Image 2 is an illustration of a portable winch called a Plintheum Nilei (Plinthium of Nileus) that consisted of a small frame carrying an axle, with or without a ratchet, which is reproduced from Worth’s copy of Guido Guidi’s Ars Medicinalis.[3] Guido Guidi (d. 1569), Latinized as Vidus Vidius, was born in Florence and went to Paris in 1542 to serve as personal physician to Francis I, king of France (1494-1547) and to teach at the Collège de France. Guidi returned to Italy upon the death of Francis I in 1547 and became the personal physician of Cosimo I de’ Medici (1519-1574) and taught at the University of Pisa. Ars Medicinalis was incomplete at the time of Guidi’s death and was finished by his nephew and published in Venice in 1611.

Ambroise Paré, Les oeuures d’Ambroise Paré … (Lyons, 1685), p. 328.

Image 3 is an illustration of a fractured arm, with a wound bound up, and laid upon a soft pillow, which Paré explains below:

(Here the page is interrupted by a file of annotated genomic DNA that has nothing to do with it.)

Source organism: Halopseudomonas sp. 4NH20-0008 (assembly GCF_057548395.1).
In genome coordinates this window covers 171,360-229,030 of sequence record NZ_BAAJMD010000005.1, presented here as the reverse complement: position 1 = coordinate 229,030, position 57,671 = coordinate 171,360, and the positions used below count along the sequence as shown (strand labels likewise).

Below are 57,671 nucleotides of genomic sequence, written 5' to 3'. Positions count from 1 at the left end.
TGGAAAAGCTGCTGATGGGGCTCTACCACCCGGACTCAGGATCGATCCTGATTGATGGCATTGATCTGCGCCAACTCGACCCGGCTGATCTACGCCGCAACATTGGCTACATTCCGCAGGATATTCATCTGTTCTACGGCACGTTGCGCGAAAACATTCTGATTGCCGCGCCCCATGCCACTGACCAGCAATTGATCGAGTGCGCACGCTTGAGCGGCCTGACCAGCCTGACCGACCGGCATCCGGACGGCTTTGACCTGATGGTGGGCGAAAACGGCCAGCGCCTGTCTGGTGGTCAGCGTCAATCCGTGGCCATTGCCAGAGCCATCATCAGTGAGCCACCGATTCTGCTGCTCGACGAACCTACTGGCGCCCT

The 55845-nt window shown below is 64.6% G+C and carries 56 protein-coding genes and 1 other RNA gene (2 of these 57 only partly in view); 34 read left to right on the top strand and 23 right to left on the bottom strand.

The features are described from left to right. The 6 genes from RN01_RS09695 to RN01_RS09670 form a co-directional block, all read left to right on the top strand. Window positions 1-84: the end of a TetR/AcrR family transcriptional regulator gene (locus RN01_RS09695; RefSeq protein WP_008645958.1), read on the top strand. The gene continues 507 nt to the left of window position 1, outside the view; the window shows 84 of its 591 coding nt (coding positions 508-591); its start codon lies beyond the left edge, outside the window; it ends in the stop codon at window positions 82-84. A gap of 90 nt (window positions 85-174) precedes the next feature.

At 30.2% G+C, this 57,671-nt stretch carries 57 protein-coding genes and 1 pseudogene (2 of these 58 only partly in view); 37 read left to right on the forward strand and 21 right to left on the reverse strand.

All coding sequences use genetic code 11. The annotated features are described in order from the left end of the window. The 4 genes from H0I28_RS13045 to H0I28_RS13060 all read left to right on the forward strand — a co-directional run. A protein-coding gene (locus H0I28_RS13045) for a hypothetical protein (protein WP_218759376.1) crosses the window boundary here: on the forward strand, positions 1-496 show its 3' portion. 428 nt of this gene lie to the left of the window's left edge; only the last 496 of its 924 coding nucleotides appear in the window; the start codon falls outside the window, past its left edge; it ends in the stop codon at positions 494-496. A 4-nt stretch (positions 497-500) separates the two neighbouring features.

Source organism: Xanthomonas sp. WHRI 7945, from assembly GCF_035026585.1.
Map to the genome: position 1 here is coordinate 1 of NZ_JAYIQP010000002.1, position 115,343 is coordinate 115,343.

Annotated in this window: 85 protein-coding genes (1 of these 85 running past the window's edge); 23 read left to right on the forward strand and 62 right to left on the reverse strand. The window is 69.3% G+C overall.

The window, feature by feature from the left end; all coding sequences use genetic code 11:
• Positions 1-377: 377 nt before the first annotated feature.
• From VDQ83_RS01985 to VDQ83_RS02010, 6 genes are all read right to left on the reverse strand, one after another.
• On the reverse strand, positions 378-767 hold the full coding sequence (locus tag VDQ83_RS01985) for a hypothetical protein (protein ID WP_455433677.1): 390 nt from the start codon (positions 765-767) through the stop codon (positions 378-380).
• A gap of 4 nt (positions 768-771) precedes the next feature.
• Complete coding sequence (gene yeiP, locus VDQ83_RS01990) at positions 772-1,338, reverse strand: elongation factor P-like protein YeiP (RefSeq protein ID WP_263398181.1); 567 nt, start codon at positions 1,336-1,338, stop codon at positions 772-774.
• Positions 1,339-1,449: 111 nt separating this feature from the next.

‘If a wound also associate a fracture of the arm, then see that you put about it Plates of Lattin, or Past-board, and make a convenient ligature and that the fragments of the bones be kept in the same state wherein they were set and restored: Moreover, let him lay his arm upon a soft pillow, or cushion as the precedent Figure shews you’.[4]

Johannes Scultetus, Armamentarium chirurgicum olim auctum triginta novem tabulis … (Leiden, 1693), plate XXIX.

Image 4 shows the provisions to bind a broken leg, and Hippocrates’ advice on how dislocations and fractures should be bound. Johannes Scultetus (1595-1645), describes how it worked:

‘Fig. I. shews how Hippocrates, whilest the part is held stretched forth by the Assistants, roles the band E three times toward the right hand, about the part affected ; and then brings it upwards, untill it come to a good part of the lim, with four or five or more windings about it.